Home > Lifestyle > Blogs > Why I won’t have a Graduation Party

Why I won’t have a Graduation Party


young party

I was at the graduation party last weekend for one of my best friends Mike who had just graduated with an Upper second class honors from KU. The whole party should qualify as a sequel for Hangover 3. It was one of the craziest parties I have ever been too. It was a learning experience.

Hopefully, in a year’s time, I will also be graduating, hoping that the notorious ghost of missing marks won’t haunt me. Marks disappear mysteriously sometimes in our institution but let me skip that. Unlike my friend Mike, I have decided I won’t hold a graduation party. Yes, I’ll be mean like that and here’s why.



Relatives are an unbelievable bunch of people, especially rural ones. I come from the same shagz as Mike, so I learnt a few things. Apparently, one of Mike’s uncles thought it was such a cool thing to hire a Msamaria Mwema bus from western Kenya to Nairobi and fill it with relatives and village men. The look on Mike’s face when he saw the bus and hundreds of handshakes from relatives was priceless. Then they went on to play the famous isukuti tunes to the amusement of other families

Then there was the issue of each relative wanting to see Mike personally. Everyone seemed to want to have a piece of his future. Some think a graduate is usually given a lump sum as a sendoff. Any graduate can tell you that a good future isn’t guaranteed these days, so when you go on to factor in relatives in your future plans, things will only get more difficult. Mike spent most of the time hiding and dodging relatives. One of them kept selling his daughter to Mike, hoping that he might get interested.

“After graduation, reality starts creeping in. No one gives you money anymore and the money you get isn’t quite enough to cover your needs.”

Fake friends and gate crushers

A bouncer who happened to have kicked us out of a club in Westlands not so long ago decided to show up. We had the pleasure of kicking him out too, thanks to the assistance of Mike’s older brother, Amo who is a giant in the making. We even made him pay for the beers he drank. That’s how nasty we were too him- Payback time. We were in our turf.

Even people you barely know show up at graduation parties just to get a piece of the action. Just because you are the friend of my friends’ cousin doesn’t warrant free beer and food.  Acquaintances who you barely talk to call you when its graduation time. When they come to the party, they drink and woo women the most then they go on to make an imaginary business deal with you in case it happens in the future.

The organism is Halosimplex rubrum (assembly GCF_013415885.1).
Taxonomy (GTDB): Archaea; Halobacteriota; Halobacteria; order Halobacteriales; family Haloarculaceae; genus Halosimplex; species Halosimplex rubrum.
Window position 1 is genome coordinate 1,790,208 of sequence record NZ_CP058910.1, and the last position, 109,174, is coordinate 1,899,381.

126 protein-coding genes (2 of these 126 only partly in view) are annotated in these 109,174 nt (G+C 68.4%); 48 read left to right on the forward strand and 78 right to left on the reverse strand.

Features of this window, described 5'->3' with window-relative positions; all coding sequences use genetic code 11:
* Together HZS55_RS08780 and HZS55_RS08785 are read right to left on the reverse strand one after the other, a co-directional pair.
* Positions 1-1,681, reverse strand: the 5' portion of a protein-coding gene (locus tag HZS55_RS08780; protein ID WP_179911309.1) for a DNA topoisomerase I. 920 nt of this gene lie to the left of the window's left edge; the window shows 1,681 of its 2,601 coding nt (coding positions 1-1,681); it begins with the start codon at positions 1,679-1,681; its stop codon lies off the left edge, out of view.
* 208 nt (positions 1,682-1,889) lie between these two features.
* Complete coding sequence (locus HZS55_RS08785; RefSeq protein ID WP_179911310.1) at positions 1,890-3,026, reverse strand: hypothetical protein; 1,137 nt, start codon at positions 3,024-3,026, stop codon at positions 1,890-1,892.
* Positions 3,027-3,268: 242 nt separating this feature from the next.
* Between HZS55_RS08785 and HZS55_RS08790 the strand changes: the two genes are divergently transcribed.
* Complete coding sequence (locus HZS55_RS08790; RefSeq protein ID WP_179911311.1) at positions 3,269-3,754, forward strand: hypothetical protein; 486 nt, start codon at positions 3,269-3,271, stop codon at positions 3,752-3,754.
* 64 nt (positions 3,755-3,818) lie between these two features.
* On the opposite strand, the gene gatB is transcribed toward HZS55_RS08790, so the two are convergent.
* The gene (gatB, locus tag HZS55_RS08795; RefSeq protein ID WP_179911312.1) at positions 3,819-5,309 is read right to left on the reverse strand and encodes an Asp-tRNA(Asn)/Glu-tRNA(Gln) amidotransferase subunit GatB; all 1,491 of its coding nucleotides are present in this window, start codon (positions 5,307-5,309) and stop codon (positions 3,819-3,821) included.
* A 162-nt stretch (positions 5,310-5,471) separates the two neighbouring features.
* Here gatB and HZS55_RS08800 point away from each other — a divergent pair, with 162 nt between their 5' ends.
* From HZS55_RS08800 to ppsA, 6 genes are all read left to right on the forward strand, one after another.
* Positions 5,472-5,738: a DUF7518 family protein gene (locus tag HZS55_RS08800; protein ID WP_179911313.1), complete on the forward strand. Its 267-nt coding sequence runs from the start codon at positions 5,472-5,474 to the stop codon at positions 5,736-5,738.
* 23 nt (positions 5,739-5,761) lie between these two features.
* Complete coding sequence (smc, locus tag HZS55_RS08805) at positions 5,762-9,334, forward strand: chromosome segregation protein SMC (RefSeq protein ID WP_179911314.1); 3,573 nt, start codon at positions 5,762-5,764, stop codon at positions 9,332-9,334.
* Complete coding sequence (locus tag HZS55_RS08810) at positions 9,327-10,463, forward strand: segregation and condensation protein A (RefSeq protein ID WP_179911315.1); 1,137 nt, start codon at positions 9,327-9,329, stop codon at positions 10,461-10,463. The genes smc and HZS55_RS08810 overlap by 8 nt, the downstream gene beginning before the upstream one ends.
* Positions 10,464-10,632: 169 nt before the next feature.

Exiting campus

College years are one of the best years in one’s life. Why should you celebrate leaving? Campus is fun. Ladies aren’t married so they are available, no bills to pay, uncle HELB is generous, lots of friends, endless partying etc. After graduation, reality starts creeping in. No one gives you money anymore and the money you get isn’t quite enough to cover your needs. In fact, you are now old enough to pay back the loans you happily took in campus. All the good women you used and dumped in campus are now married and all you get is rejected ladies who live on whisky and can’t cook.

So unless you are guaranteed a six figure starting salary, all you should do on your graduation day is sulk. If that aunt comes to you dancing with flowers, run away. As for me, I’ll spend the week after graduation drafting a master plan for the rest of my after-college years. Nevertheless nyamachoma for all my true friends will be there on a set date.


Capital Campus
Get all the info you need about campuses and colleges in Kenya and beyond. Jobs, internships, college sports, career advice, student politics and leadership, finances and much more